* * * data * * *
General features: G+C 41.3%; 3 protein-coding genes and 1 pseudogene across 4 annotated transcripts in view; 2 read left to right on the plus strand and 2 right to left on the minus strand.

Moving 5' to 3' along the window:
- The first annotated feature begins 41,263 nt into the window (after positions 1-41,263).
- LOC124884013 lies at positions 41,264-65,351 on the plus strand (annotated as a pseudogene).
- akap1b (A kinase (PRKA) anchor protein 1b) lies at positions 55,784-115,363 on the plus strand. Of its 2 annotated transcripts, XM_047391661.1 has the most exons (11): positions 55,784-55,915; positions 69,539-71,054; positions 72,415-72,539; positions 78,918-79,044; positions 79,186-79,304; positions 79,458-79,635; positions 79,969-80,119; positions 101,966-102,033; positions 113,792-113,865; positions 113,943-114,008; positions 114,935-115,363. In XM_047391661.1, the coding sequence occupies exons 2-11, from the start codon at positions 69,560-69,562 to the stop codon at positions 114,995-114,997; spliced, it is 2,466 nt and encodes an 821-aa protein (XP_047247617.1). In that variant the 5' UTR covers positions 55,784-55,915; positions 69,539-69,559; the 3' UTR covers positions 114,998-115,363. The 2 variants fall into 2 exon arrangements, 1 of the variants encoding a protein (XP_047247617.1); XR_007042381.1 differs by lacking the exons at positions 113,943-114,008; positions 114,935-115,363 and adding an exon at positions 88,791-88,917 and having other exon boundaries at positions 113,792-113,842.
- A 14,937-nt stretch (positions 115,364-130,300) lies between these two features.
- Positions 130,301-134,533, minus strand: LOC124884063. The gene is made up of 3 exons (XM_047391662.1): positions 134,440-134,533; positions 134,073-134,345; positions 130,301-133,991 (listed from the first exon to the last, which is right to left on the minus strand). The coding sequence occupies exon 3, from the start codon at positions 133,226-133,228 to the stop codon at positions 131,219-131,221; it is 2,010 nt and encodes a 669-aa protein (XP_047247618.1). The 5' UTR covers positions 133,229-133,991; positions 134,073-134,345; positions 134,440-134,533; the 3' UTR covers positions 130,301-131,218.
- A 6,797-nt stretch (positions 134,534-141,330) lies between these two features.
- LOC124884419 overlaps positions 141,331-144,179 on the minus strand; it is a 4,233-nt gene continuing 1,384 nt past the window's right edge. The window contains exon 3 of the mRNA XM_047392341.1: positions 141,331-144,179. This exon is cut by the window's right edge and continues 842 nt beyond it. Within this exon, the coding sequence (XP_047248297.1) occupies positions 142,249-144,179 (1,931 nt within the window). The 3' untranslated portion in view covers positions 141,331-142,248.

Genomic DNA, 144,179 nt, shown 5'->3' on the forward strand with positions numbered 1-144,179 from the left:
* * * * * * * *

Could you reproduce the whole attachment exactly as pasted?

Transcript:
General features: G+C 41.3%; 3 protein-coding genes and 1 pseudogene across 4 annotated transcripts in view; 2 read left to right on the plus strand and 2 right to left on the minus strand.

Moving 5' to 3' along the window:
- The first annotated feature begins 41,263 nt into the window (after positions 1-41,263).
- LOC124884013 lies at positions 41,264-65,351 on the plus strand (annotated as a pseudogene).
- akap1b (A kinase (PRKA) anchor protein 1b) lies at positions 55,784-115,363 on the plus strand. Of its 2 annotated transcripts, XM_047391661.1 has the most exons (11): positions 55,784-55,915; positions 69,539-71,054; positions 72,415-72,539; positions 78,918-79,044; positions 79,186-79,304; positions 79,458-79,635; positions 79,969-80,119; positions 101,966-102,033; positions 113,792-113,865; positions 113,943-114,008; positions 114,935-115,363. In XM_047391661.1, the coding sequence occupies exons 2-11, from the start codon at positions 69,560-69,562 to the stop codon at positions 114,995-114,997; spliced, it is 2,466 nt and encodes an 821-aa protein (XP_047247617.1). In that variant the 5' UTR covers positions 55,784-55,915; positions 69,539-69,559; the 3' UTR covers positions 114,998-115,363. The 2 variants fall into 2 exon arrangements, 1 of the variants encoding a protein (XP_047247617.1); XR_007042381.1 differs by lacking the exons at positions 113,943-114,008; positions 114,935-115,363 and adding an exon at positions 88,791-88,917 and having other exon boundaries at positions 113,792-113,842.
- A 14,937-nt stretch (positions 115,364-130,300) lies between these two features.
- Positions 130,301-134,533, minus strand: LOC124884063. The gene is made up of 3 exons (XM_047391662.1): positions 134,440-134,533; positions 134,073-134,345; positions 130,301-133,991 (listed from the first exon to the last, which is right to left on the minus strand). The coding sequence occupies exon 3, from the start codon at positions 133,226-133,228 to the stop codon at positions 131,219-131,221; it is 2,010 nt and encodes a 669-aa protein (XP_047247618.1). The 5' UTR covers positions 133,229-133,991; positions 134,073-134,345; positions 134,440-134,533; the 3' UTR covers positions 130,301-131,218.
- A 6,797-nt stretch (positions 134,534-141,330) lies between these two features.
- LOC124884419 overlaps positions 141,331-144,179 on the minus strand; it is a 4,233-nt gene continuing 1,384 nt past the window's right edge. The window contains exon 3 of the mRNA XM_047392341.1: positions 141,331-144,179. This exon is cut by the window's right edge and continues 842 nt beyond it. Within this exon, the coding sequence (XP_047248297.1) occupies positions 142,249-144,179 (1,931 nt within the window). The 3' untranslated portion in view covers positions 141,331-142,248.

Genomic DNA, 144,179 nt, shown 5'->3' on the forward strand with positions numbered 1-144,179 from the left: